From a universal flu vaccine that could save us from a pandemic, to vaccines that target ticks and mosquitoes, Horizon looks at the science of vaccines during the month of February.
The bacteria that causes TB infects over a quarter of the world’s population, and we speak to the European scientists who are closing in on a vaccine for the disease that could save millions of lives.
We also look at the rise of measles and mumps as a result of fears over the MMR vaccination – and interview researchers who are collecting information to try to prevent unnecessary future vaccine scares.
The days when measles was a killer disease affecting thousands are firmly in the past thanks to mass immunisations. However, a fall in vaccination rates means the disease is starting to make an unwelcome comeback in Europe – and European scientists have found a way to help.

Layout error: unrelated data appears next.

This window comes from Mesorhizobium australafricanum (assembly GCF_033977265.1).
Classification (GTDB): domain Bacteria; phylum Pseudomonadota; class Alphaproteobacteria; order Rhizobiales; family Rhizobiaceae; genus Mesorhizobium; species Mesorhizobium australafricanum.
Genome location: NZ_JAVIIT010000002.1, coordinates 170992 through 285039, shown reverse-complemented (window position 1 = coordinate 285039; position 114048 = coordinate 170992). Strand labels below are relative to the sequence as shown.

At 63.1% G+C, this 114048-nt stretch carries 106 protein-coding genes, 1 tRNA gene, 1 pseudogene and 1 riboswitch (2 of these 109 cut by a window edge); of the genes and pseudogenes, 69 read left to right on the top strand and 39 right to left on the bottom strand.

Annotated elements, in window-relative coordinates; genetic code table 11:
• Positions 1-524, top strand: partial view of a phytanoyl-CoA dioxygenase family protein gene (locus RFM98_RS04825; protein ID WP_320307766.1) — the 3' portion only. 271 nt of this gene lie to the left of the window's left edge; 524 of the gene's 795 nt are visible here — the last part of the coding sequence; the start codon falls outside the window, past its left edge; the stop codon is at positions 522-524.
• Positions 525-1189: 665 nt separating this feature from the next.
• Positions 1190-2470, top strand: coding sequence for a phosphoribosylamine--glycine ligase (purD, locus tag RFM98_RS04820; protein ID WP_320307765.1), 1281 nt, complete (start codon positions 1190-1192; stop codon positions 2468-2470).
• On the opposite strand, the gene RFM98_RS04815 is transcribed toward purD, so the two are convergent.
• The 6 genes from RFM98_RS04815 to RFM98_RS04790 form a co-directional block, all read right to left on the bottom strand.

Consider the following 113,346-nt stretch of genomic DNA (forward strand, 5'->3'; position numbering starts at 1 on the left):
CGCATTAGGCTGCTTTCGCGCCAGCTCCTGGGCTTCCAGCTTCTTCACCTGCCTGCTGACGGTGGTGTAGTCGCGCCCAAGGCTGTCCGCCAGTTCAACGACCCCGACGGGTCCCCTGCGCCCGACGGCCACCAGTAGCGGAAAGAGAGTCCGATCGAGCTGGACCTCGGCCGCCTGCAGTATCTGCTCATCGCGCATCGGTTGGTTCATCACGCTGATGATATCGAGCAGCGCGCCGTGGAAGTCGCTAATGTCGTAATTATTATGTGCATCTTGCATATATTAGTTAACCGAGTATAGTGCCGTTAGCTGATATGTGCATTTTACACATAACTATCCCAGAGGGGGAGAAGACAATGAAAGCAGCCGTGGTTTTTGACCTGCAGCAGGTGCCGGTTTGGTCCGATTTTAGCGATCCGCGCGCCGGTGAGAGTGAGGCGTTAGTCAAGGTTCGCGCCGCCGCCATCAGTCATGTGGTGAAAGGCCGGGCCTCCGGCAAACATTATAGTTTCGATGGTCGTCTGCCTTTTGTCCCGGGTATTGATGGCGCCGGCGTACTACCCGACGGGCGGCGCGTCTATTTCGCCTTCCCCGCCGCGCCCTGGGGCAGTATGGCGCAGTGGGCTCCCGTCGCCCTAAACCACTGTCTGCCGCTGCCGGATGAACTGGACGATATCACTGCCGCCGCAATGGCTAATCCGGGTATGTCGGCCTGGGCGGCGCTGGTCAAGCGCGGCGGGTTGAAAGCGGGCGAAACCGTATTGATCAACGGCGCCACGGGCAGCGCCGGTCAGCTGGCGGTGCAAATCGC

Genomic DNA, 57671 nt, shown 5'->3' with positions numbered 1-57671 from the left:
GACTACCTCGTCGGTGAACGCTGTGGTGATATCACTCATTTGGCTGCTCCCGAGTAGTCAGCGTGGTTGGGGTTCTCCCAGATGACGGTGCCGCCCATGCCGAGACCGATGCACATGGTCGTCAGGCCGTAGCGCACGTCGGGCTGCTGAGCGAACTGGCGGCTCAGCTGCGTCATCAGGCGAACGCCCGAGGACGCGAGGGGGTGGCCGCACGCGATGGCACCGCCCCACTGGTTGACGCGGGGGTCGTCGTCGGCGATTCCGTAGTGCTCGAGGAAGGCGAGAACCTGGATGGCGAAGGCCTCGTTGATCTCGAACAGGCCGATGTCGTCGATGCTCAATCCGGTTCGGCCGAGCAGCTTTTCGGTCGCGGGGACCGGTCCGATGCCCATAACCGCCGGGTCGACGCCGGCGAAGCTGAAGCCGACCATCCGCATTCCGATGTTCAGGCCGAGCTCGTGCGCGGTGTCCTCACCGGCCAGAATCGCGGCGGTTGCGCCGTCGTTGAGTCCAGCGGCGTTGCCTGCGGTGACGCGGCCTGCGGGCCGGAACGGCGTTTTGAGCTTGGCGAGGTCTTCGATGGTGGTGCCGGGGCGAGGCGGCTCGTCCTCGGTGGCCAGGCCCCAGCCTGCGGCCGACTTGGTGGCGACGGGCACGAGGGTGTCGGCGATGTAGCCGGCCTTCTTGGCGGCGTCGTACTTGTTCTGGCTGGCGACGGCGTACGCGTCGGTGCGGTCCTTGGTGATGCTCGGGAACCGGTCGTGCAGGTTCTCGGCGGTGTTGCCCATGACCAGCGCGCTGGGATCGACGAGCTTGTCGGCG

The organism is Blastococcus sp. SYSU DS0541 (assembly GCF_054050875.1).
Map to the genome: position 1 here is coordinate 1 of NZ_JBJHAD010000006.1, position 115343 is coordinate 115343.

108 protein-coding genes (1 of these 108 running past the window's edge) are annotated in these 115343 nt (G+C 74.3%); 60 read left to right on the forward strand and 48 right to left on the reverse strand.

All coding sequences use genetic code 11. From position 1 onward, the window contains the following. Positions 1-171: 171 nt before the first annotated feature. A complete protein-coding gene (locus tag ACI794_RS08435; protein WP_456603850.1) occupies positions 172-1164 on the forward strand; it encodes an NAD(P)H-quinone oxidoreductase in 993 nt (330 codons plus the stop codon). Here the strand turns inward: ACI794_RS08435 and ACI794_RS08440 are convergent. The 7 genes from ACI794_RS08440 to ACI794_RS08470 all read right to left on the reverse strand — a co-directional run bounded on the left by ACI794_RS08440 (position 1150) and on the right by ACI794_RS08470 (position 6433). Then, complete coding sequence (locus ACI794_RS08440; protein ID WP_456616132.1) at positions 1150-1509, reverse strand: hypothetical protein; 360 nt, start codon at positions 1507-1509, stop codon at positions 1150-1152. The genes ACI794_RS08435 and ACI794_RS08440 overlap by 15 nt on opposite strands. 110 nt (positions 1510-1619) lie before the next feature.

The fight against poverty-related diseases is gaining ground as scientists prepare trials of vaccines for hookworm, leishmaniasis and other parasitic diseases common in the developing world, thanks to the support of public research funding.
A single nerve that runs from the brain to the gut may hold the key to treating a host of the 21st century’s biggest public health challenges, according to scientists working to beat obesity and Crohn’s disease.
Europe is taking a leading role in efforts to help agriculture, utilities and urban planners adapt to climate change as the floods, droughts and heatwaves that have been predicted for decades start to become a reality.
After a natural disaster strikes, emergency workers can often struggle to cope with destroyed buildings obstructing routes to injured people, fires engulfing entire forests at a bewildering rate, and storms blinding search and rescue operations.
Floods and droughts are having far-reaching consequences.
In disaster scenarios, the best view can be from the air.
The Arctic is warming twice as fast as the global average, and the EU's new Arctic strategy will help us hear this ‘canary in the coal mine’.